Jehovah’s Witnesses serve by sharing God

Jehovah’s Witnesses serve by sharing God

They preach door-to-door, by telephone and to anyone who will take time to listen.

They are members of Jehovah’s Witnesses, and despite numerous misconceptions about their beliefs, their religious views rest entirely on faith.

Shasta O’Neal, Murray State administrative secretary for media services, said the religious beliefs of Jehovah’s Witnesses focus on a selected group of believers who are destined to serve God.

She said only a special 144,000 people will be chosen to be the servants of Jehovah in heaven.

“We believe that there’s a group going to heaven and a group staying on earth,” O’Neal said.

As for the afterlife, O’Neal said Jehovah’s Witnesses don’t recognize the existence of a hell. Instead, O’Neal said they believe in the common grave, or a return of the deceased to the earth. O’Neal said not every member of the Jehovah’s Witnesses will be accepted into heaven because there are only 144,000 destined servants of God.

But O’Neal said each follower must have faith in God’s plan.

“That person knows,” O’Neal said. “You just know you’re one of the 144,000. And our main goal in life is to follow Jesus’ footsteps as close as possible. Basically, to be balanced.”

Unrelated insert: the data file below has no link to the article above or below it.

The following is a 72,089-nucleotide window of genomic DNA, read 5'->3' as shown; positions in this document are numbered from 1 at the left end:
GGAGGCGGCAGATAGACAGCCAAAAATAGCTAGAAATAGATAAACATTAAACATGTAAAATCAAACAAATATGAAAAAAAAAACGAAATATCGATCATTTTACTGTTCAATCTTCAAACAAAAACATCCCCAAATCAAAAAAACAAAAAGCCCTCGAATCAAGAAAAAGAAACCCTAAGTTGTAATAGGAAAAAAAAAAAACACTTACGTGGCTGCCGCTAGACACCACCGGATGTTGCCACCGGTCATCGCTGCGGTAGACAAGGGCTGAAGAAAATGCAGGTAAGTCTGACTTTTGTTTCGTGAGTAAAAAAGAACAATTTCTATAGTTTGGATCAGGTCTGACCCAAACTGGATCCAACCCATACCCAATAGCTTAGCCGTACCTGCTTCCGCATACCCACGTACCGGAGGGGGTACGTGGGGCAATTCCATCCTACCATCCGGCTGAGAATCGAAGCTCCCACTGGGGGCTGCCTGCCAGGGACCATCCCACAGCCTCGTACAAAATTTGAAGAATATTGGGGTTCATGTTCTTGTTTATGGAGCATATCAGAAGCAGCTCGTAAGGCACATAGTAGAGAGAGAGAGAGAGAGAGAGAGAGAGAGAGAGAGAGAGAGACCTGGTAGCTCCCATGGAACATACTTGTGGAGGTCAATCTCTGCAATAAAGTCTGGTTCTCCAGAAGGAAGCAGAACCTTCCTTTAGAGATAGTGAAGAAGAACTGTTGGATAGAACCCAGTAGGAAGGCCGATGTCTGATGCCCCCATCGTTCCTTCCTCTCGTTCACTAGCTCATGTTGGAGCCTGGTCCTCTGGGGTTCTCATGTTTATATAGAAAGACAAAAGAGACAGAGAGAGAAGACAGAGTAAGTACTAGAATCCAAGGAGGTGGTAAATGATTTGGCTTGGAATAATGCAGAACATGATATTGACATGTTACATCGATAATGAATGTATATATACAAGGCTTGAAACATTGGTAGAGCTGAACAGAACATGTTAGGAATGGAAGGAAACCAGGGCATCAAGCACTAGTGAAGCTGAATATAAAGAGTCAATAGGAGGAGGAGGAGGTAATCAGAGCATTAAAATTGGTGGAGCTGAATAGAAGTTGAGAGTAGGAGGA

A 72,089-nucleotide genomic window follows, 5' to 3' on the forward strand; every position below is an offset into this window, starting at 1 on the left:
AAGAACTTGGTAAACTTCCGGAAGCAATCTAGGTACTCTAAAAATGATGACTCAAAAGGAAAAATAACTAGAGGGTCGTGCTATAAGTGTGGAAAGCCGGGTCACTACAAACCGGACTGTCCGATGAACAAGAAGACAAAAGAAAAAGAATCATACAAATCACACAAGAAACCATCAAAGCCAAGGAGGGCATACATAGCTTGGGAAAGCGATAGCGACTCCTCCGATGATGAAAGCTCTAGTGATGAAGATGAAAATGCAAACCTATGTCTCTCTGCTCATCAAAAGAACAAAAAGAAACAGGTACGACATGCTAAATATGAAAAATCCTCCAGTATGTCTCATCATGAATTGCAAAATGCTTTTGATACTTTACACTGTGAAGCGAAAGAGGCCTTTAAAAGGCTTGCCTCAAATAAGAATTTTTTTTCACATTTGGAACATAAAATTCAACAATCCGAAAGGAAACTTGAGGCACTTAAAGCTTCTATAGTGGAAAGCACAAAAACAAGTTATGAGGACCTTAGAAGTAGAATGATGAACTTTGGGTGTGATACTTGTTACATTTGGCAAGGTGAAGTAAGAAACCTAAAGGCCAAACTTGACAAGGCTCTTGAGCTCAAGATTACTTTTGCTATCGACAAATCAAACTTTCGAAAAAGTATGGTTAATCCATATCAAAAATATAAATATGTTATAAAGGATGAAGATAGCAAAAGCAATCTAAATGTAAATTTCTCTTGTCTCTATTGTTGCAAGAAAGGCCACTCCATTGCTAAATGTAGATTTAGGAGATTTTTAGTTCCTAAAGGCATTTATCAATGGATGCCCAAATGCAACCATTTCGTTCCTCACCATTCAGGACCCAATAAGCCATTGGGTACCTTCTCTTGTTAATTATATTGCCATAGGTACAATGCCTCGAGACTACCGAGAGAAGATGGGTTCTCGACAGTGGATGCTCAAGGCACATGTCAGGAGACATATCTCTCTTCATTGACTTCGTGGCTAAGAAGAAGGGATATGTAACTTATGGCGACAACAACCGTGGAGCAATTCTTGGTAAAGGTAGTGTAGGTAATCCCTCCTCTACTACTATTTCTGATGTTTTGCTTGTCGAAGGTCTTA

Aside from the religion’s base beliefs, O’Neal said prayer plays a dominant role in the daily lives of Jehovah’s Witnesses.

“Prayer is something we do regularly everyday,” O’Neal said. “We meet together (as a congregation) three times a week.”

Because of the large number of church members, O’Neal said the congregation divides into two groups to allow everyone to worship and take part in theocratic ministry school, a program to help church members learn how to spread the word of Jehovah.

“We call, we go door-to-door, we write letters,” O’Neal said. “Whenever we get the guts up to (preach), we do it.”

Dustin Spears, sophomore from Murray, was baptized into Jehovah’s Witnesses in 2000. He said he chose to join the church after much of scriptural study and personal reflection.

“Growing up as a kid, I wasn’t actually a Jehovah’s Witness,” Spears said. “I listened to what (church members) said and it made a lot of sense to me. As a witness, you actually have to study up and know what you’re talking about.”

After this period of preparation, Spears said he also met with church elders to determine if he was ready to become a member. Spears said this method also allows incoming members to verify that becoming a part of the church is their own decision.

“Nothing is force-fed,” Spears said. “You take it pretty seriously.”

Since becoming a Jehovah’s Witness, Spears said he has encountered a mix of acceptance and opposition.

“A lot of people have different beliefs,” Spears said.

Of this opposition, he said there are a lot of negative misconceptions about his religious beliefs.

“I’ve been told I don’t believe in Jesus,” Spears said. “Some people believe we’re kind of a cult. Some people will take that preconceived notion as fact.”

Still, Spears said the teachings of Jehovah emphasize understanding.

“It’s all about if you don’t agree, let’s look it up in the bible,” he said. “We’re more than happy to say what we believe.”

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